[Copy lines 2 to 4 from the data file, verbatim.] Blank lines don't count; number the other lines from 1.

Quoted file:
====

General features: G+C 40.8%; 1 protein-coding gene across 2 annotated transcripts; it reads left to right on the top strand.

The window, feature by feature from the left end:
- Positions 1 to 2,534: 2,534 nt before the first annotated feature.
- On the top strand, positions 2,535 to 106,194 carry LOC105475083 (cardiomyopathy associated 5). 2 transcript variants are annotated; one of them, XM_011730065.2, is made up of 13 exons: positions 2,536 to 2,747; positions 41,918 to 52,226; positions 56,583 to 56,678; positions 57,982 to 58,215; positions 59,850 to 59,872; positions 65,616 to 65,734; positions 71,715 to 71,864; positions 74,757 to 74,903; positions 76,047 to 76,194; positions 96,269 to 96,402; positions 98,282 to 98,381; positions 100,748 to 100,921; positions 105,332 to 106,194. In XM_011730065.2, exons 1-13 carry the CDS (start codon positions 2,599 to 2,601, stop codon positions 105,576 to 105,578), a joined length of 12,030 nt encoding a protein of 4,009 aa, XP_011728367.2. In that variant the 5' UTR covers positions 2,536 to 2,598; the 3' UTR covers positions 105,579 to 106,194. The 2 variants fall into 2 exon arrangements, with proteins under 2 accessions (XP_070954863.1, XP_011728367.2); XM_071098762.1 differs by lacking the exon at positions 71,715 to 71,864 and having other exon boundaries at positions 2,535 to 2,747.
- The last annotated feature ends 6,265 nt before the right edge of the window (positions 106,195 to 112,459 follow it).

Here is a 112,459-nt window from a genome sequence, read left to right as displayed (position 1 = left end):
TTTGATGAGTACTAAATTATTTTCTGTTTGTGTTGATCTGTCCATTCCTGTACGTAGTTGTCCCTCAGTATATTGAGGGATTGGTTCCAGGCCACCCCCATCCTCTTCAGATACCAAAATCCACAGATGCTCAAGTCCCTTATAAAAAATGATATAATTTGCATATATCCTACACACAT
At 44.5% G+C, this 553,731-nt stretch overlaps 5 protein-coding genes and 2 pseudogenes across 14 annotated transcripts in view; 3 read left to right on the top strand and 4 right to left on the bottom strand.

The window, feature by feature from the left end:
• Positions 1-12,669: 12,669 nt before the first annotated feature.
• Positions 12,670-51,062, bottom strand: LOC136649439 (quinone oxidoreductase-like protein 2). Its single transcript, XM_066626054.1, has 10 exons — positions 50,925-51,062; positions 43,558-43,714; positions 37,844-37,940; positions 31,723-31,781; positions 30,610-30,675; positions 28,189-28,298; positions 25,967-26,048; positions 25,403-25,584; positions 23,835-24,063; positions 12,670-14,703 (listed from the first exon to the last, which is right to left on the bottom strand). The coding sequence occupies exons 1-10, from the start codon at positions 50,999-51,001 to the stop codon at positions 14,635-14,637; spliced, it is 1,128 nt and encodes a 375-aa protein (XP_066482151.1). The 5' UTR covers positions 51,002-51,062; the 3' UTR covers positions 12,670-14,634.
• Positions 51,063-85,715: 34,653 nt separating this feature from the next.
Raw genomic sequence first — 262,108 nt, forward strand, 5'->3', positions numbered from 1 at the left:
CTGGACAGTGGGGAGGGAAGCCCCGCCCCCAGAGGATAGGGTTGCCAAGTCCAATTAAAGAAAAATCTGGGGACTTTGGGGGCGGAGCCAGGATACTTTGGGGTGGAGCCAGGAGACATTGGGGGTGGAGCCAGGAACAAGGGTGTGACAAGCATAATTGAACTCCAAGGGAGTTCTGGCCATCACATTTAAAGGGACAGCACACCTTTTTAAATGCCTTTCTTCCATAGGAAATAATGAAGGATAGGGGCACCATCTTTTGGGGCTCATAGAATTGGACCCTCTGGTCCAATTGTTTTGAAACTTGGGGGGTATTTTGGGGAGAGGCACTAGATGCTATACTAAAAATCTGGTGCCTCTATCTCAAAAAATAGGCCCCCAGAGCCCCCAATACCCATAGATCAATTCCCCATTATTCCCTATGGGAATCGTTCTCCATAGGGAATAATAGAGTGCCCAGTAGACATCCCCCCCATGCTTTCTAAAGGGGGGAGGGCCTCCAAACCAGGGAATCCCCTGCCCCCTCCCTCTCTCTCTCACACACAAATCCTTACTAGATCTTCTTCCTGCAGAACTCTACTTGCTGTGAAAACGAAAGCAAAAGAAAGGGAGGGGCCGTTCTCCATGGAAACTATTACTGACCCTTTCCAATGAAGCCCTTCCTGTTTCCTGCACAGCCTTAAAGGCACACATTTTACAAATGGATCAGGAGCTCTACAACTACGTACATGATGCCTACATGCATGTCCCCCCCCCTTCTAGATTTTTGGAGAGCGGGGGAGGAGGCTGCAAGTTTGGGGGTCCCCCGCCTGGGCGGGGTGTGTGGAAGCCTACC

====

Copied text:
The window, feature by feature from the left end:
- Positions 1 to 2,534: 2,534 nt before the first annotated feature.
- On the top strand, positions 2,535 to 106,194 carry LOC105475083 (cardiomyopathy associated 5). 2 transcript variants are annotated; one of them, XM_011730065.2, is made up of 13 exons: positions 2,536 to 2,747; positions 41,918 to 52,226; positions 56,583 to 56,678; positions 57,982 to 58,215; positions 59,850 to 59,872; positions 65,616 to 65,734; positions 71,715 to 71,864; positions 74,757 to 74,903; positions 76,047 to 76,194; positions 96,269 to 96,402; positions 98,282 to 98,381; positions 100,748 to 100,921; positions 105,332 to 106,194. In XM_011730065.2, exons 1-13 carry the CDS (start codon positions 2,599 to 2,601, stop codon positions 105,576 to 105,578), a joined length of 12,030 nt encoding a protein of 4,009 aa, XP_011728367.2. In that variant the 5' UTR covers positions 2,536 to 2,598; the 3' UTR covers positions 105,579 to 106,194. The 2 variants fall into 2 exon arrangements, with proteins under 2 accessions (XP_070954863.1, XP_011728367.2); XM_071098762.1 differs by lacking the exon at positions 71,715 to 71,864 and having other exon boundaries at positions 2,535 to 2,747.